With the digital revolution now affecting the way business is done across sectors, companies have to adapt and change before the changes overwhelm and put them out of business. JOY LEE reports on the SMEBiz Think Tank conference.
CHANGE is upon us. And businesses, large or small, new or established, would do well to keep up with the digital revolution sweeping through the markets today.
Business as usual will no longer cut it if companies are to thrive and move up the value chain.
“You either disrupt your own business or be disrupted by external factors. We need to be prepared for what’s next in the market,” DiGi Telecommunications CEO Albern Murty cautioned small and medium enterprises (SMEs) at the SMEBiz Think Tank conference last week.
“The competition around us is changing. We are seeing competition from players that were previously not there.
“We need to look at how we can adapt to that change because it’s happening,” he urged.
Murty noted that the digital revolution had empowered societies, catalysed economic development and levelled the playing field for established and new companies. The new element of digitalisation places both new and established companies equally at the starting line, and it’s up to the individual companies to take advantage of this new development to grow their businesses.
Recent surveys have found that 30%-70% of CEOs across various industries, including media, telecommunications and healthcare, felt that their industries would be disrupted by the digital revolution.
Drawing from his own experience of instilling change in DiGi, Murty shared some practical steps SMEs could take to embrace the uncertainty of the digital revolution.
He urged business owners to inculcate an entrepreneurial mindset and culture within the company to encourage innovation that could help spur the company forward. This, however, could be a risky direction for SMEs that do not have resources to spare on experimentation.
“It is a risk. But if you don’t do anything, others will. You need to reignite innovation in the team. Create, instead of just capturing, value,” he stressed.
And as the industry and consumers changed, job functions would also change and old talents would need to be retrained and reskilled, he added. Similarly, a company would also need to be relevant to new talents and should tailor training methods and matters to their needs.
SMEs should also embrace digital trends growing quickly in the market such as the use of artificial intelligence, digital payment, wearables and Internet of Things, as well as virtual reality to improve efficiency, create value and enhance customer experience.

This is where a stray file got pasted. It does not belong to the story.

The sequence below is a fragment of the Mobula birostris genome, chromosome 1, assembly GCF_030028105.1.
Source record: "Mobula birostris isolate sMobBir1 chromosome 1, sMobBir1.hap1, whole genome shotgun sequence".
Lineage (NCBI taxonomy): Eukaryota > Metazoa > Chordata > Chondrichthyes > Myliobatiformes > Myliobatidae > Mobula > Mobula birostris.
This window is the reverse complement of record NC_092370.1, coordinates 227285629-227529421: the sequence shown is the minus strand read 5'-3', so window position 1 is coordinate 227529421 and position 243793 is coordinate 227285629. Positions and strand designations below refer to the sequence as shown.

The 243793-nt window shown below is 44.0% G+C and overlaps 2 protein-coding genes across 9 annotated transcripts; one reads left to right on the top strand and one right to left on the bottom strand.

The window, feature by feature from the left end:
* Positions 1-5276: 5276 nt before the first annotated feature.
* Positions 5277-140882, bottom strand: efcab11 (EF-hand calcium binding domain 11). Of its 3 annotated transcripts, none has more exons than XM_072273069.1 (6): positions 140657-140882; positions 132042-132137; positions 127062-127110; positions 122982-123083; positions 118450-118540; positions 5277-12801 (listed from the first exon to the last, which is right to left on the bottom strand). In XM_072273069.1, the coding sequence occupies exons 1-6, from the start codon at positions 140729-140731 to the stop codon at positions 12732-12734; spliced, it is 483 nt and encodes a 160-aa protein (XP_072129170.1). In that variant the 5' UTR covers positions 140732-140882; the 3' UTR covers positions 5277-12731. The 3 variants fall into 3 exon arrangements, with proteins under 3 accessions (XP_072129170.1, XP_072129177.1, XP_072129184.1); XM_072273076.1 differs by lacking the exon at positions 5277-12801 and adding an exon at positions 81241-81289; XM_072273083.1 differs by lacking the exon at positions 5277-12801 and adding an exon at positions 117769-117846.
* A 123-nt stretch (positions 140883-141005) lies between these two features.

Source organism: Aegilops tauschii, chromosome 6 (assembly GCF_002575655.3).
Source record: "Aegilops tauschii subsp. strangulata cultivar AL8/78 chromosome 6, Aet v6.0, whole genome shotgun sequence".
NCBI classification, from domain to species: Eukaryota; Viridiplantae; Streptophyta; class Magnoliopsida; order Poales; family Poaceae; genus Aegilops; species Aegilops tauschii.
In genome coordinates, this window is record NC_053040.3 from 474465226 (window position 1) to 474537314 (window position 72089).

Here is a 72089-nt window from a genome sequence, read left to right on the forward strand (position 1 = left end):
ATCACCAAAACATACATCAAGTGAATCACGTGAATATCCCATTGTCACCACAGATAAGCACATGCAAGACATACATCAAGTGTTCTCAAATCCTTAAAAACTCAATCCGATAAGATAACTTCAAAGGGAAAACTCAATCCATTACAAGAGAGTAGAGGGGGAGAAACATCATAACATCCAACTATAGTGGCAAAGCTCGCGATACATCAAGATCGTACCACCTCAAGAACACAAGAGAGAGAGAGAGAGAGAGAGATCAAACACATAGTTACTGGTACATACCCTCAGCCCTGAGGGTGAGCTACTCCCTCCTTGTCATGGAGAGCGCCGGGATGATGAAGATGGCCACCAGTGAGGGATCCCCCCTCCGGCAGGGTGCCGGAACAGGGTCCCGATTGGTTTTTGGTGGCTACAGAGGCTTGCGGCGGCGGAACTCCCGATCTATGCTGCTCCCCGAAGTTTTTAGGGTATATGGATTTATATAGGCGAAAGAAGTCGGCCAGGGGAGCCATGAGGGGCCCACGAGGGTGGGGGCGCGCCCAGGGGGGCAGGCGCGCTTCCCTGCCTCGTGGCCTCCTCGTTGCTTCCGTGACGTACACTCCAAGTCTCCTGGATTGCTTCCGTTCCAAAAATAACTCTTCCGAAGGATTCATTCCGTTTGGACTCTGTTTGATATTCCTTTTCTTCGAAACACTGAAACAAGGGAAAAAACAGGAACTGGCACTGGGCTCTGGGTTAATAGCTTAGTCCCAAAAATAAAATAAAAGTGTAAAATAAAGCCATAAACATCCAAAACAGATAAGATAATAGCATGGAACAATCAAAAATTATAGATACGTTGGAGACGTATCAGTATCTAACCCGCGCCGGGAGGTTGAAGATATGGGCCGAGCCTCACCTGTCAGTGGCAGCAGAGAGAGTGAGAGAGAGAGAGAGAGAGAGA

They would also have to enable a more digitised and collaborative workspace to boost better collaboration and innovation.
Murty also pointed out that delivering on customer experience was vital at every point of the business, even as consumer behaviour continued to change. “Deliver what they want,” he said.
Additionally, consumers were increasingly supportive of businesses with a purpose, and companies should look into responsible practices and creating an impact on local communities.
Businesses should have a team to look into a digital strategy for the company over the next few years to stay relevant in their industries.
“We don’t have all the answers. But look at how we can exist in this new changing eco-system,” he said.
Murty’s sentiment for adapting to change is shared by veteran entrepreneurs Song Hoi See, founder and CEO of Plaza Premium Lounge, and Dr Soraya Ismail, managing director of Boost Malaysia, Singapore and Brunei.
“In any business, we must be prepared to change,” said Song, “Change with small steps to reach the dream. Don’t worry about making mistakes.”
Soraya added that businesses had to remain relevant in their industries. Understand your brand and stay true to it, she advised.
Even the funding landscape for businesses have changed over the years. Traditionally a domain of established financial institutions, funding providers now include private equity firms, venture capitals, angel investors and the likes.
During the “SME Financing vs Private Equity Funding” session, moderated by Secretariat for the Advancement of Malaysian Entrepreneurs (SAME) CEO Neil Foo, panellists Ekuiti Nasional Bhd (Ekuinas) CEO Syed Yasir Arafat, Malaysia Venture Capital Management Bhd (MavCap) CEO Jamaluddin Bujang and AMMB Holdings Bhd (AmBank Group) CEO Datuk Sulaiman Mohd Tahir elaborated on the funding options that SMEs could tap into.
Sulaiman said AmBank was looking at providing financing for startups or new companies in its efforts to help companies that had yet to have a track record. On managing the risks, he said it was a question of working with the customer closely and ensuring that disbursements went to the right places.
AmBank Group’s commercial and wholesale banking head Yeow Swee Yun concurred that companies had different funding needs at each stage of their business.
Meanwhile, representatives from Matrade, deputy CEOs Datuk Susila Devi and Wan Latiff Wan Musa, urged SMEs to capitalise on the market access that had been created through various free trade agreements to expand their businesses. Human Resources Development Fund (HRDF) chief executive Datuk C.M. Vignaesvaran Jeyandran reminded SMEs to increase the skills and capabilities of their workforce to remain competitive and relevant.
The Star SMEBiz Think Tank was organised by Star Media Group as an extension of The Star Outstanding Business Awards (SOBA), which is in its seventh consecutive year of recognising, honouring and rewarding outstanding non-public listed companies and SMEs in various business aspects.
It is sponsored by AmBank, Matrade and HRDF.
The submission deadline for SOBA 2016 has been extended to Oct 21 and details can be obtained from the Star Media Group’s Events Business Unit at 03-7967 1388 ext 1240 (Melissa) / 1657 (Victor) or at www.soba.com.my